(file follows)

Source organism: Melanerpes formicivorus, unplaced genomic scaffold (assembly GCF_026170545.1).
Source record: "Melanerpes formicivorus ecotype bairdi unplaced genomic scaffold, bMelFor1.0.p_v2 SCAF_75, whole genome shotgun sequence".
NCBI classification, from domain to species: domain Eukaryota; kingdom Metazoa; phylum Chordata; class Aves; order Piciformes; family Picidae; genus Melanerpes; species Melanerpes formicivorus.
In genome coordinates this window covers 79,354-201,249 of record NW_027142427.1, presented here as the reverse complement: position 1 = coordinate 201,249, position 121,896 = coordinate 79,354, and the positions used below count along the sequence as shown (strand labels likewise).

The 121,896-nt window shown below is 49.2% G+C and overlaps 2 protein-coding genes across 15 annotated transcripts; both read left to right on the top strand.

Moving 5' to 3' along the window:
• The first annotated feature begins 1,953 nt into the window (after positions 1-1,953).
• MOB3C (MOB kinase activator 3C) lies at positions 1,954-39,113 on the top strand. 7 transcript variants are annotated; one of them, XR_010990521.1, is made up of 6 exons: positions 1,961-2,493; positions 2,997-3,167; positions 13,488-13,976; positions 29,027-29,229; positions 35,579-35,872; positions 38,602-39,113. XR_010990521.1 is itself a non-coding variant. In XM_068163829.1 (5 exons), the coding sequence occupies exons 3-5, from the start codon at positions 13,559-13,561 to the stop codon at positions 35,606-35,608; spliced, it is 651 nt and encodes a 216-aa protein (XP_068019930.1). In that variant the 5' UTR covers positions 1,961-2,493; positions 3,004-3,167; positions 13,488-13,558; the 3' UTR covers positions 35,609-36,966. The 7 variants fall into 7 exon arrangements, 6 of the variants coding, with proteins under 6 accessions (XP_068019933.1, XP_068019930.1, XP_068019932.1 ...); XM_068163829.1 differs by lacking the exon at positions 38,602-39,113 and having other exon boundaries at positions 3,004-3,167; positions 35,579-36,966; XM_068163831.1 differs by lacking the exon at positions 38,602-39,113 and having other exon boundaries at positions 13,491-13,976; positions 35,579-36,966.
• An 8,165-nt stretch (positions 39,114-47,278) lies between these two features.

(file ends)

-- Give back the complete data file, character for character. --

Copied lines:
Source organism: Melanerpes formicivorus, unplaced genomic scaffold (assembly GCF_026170545.1).
Source record: "Melanerpes formicivorus ecotype bairdi unplaced genomic scaffold, bMelFor1.0.p_v2 SCAF_75, whole genome shotgun sequence".
NCBI classification, from domain to species: domain Eukaryota; kingdom Metazoa; phylum Chordata; class Aves; order Piciformes; family Picidae; genus Melanerpes; species Melanerpes formicivorus.
In genome coordinates this window covers 79,354-201,249 of record NW_027142427.1, presented here as the reverse complement: position 1 = coordinate 201,249, position 121,896 = coordinate 79,354, and the positions used below count along the sequence as shown (strand labels likewise).

The 121,896-nt window shown below is 49.2% G+C and overlaps 2 protein-coding genes across 15 annotated transcripts; both read left to right on the top strand.

Moving 5' to 3' along the window:
• The first annotated feature begins 1,953 nt into the window (after positions 1-1,953).
• MOB3C (MOB kinase activator 3C) lies at positions 1,954-39,113 on the top strand. 7 transcript variants are annotated; one of them, XR_010990521.1, is made up of 6 exons: positions 1,961-2,493; positions 2,997-3,167; positions 13,488-13,976; positions 29,027-29,229; positions 35,579-35,872; positions 38,602-39,113. XR_010990521.1 is itself a non-coding variant. In XM_068163829.1 (5 exons), the coding sequence occupies exons 3-5, from the start codon at positions 13,559-13,561 to the stop codon at positions 35,606-35,608; spliced, it is 651 nt and encodes a 216-aa protein (XP_068019930.1). In that variant the 5' UTR covers positions 1,961-2,493; positions 3,004-3,167; positions 13,488-13,558; the 3' UTR covers positions 35,609-36,966. The 7 variants fall into 7 exon arrangements, 6 of the variants coding, with proteins under 6 accessions (XP_068019933.1, XP_068019930.1, XP_068019932.1 ...); XM_068163829.1 differs by lacking the exon at positions 38,602-39,113 and having other exon boundaries at positions 3,004-3,167; positions 35,579-36,966; XM_068163831.1 differs by lacking the exon at positions 38,602-39,113 and having other exon boundaries at positions 13,491-13,976; positions 35,579-36,966.
• An 8,165-nt stretch (positions 39,114-47,278) lies between these two features.